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"Reform Florida" Policy Briefs

Susan Notes: Although these policy briefs focus on Florida, everyone should pay attention. Florida's reforms have served as de facto models for federal education policy.

This series of policy briefs examining education reform in Florida finds that the results of the state's aggressive school-reform program have been mixed, and that the state's actions often do not match its rhetoric when it comes to implementing reforms.

Introduction and Executive Summary

For nearly a decade, Florida has been a laboratory for school reform unlike any in the nation. While nearly every state has undertaken a variety of programs aimed at improving achievement in public schools, Florida's efforts have been more far-reaching and wide-ranging. The state's FCAT testing program and A+ accountability system have served as de facto models for the 2002 federal No Child Left Behind (NCLB) legislation. Florida Governor Jeb Bush has played an active role in initiating and advocating for a number of Florida's newer education initiatives – particularly those that seek to create market competition as a means of solving the perceived problems of public schools.

Florida's education reform efforts began well before Governor Bush took office in 1999. Under Governor Lawton Chiles, the state took the first steps toward improving the curriculum and expanding the role of testing in the state's accountability system. The state's efforts have not been limited to measuring test outcomes, nor have they been only driven by the state's governors or legislature. Florida voters have passed a series of mandates, in the form of amendments to the state constitution, that seek to reform education by insuring adequate resources are provided and by investing in early education and reduced class size.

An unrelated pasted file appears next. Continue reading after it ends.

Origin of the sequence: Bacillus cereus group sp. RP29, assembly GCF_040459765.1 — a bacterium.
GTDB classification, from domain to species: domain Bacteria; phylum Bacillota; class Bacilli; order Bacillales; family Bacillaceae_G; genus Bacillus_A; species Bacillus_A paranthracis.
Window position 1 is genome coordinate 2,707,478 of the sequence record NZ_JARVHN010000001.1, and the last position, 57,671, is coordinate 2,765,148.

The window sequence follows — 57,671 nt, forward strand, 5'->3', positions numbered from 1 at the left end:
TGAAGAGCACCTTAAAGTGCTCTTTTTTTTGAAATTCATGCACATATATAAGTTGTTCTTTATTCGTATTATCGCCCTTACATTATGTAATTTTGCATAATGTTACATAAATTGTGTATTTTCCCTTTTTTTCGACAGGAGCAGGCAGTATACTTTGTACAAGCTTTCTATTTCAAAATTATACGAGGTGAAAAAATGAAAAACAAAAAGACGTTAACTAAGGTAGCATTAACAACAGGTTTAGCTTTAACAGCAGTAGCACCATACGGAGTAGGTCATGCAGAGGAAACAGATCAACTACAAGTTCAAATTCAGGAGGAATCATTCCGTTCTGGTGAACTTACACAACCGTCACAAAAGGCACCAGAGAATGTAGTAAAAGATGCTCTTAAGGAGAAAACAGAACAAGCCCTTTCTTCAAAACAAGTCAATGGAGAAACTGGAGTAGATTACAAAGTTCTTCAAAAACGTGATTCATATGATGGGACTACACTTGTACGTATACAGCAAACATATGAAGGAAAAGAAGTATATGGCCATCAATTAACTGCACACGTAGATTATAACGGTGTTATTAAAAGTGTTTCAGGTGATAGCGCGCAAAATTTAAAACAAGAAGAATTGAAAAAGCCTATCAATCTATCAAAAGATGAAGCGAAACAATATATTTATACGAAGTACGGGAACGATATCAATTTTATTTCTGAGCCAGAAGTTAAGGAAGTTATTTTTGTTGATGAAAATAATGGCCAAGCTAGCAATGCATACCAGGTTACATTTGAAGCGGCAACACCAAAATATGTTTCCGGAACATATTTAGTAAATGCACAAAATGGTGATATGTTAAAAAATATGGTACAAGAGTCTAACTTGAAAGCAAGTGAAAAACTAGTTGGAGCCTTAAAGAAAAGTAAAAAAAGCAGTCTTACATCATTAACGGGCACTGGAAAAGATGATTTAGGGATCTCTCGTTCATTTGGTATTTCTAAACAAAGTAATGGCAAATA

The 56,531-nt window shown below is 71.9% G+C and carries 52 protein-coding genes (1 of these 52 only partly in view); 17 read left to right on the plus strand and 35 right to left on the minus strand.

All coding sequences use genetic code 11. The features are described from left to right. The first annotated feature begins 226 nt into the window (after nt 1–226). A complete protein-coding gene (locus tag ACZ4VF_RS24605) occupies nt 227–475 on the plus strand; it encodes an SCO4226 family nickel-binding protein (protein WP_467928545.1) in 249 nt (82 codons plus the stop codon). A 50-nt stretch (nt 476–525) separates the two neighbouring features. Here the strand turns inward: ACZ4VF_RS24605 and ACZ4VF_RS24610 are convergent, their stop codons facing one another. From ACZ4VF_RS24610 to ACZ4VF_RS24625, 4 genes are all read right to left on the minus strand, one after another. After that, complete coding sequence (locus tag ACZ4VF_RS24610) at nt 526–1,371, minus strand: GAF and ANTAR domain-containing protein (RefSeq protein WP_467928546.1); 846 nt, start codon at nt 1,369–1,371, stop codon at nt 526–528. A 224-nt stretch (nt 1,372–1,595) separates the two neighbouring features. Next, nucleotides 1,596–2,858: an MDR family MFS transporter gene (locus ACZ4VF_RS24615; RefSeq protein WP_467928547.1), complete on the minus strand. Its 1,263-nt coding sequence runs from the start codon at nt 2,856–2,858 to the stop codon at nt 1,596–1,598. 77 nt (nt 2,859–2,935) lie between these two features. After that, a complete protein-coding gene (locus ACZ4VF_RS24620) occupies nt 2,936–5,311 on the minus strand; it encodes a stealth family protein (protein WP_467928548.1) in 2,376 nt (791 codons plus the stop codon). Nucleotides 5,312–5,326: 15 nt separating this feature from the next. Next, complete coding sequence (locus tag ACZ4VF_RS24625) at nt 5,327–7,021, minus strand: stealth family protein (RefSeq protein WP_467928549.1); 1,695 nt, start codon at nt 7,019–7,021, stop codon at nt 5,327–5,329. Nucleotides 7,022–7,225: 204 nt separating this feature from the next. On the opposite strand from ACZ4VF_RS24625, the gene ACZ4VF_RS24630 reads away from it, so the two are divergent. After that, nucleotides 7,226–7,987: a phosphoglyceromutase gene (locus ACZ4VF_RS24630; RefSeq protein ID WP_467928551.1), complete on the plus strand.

Reform Florida is a collection of eleven policy briefs by eight authors who assess the current status of key education reforms in Florida and make recommendations for the future. Reform Florida topics range from school funding, to teacher supply, to English language learning. In general the briefs paint a decidedly mixed picture of Florida's efforts to meet its ambitious agenda for improving student achievement. A number of the briefs point to ways in which various of the current state requirements and mandates may actually undermine student achievement, particularly the achievement of low-income minority students.
Madhabi Chatterji of Columbia University's Teachers College (Good and Bad News About Florida Student Achievement: Performance Trends on Multiple Indicators Since Passage of the A+ Legislation) observes that elementary achievement trends show strong gains in writing and steady improvements over time in reading and mathematics. In upper grades the news is not so good, with continued and in some cases widening achievement gaps along ethnic and socioeconomic lines.

Lisa Abrams of Boston College (Teachers' Views on High-stakes Testing: Implications for the Classroom) reports that the emphasis on test-driven assessment under the state's A-plus accountability program has tended to produce more fear than trust in Florida's classrooms. Florida teachers who took part in a national survey on the impact of high-stakes testing on their teaching practices were more likely than their counterparts in other states to report positive views of state standards and of their compatibility with the state's testing program. However, they report spending more time on tested subject matter, to the detriment of important activities that are not tested. They also report that the pressure to raise test scores has produced widespread anxiety among students and quite possibly encouraged some to drop out of school.

One result of the testing mandated by the A-plus accountability program has been the retention in grade of students who fall below a threshold test score. Mary Lee Smith of Arizona State University (Retaining Students in Grade: Consequences for Florida) examines the research on the impact of retaining students in grade and finds that the practice drives up dropout rates. She concludes that although retaining students in grade provides no short-term benefits, the policy entails substantial long-term risks for students, and increases costs to taxpayers. Students retained in grade are disproportionately students living in poverty and members of ethnic minorities.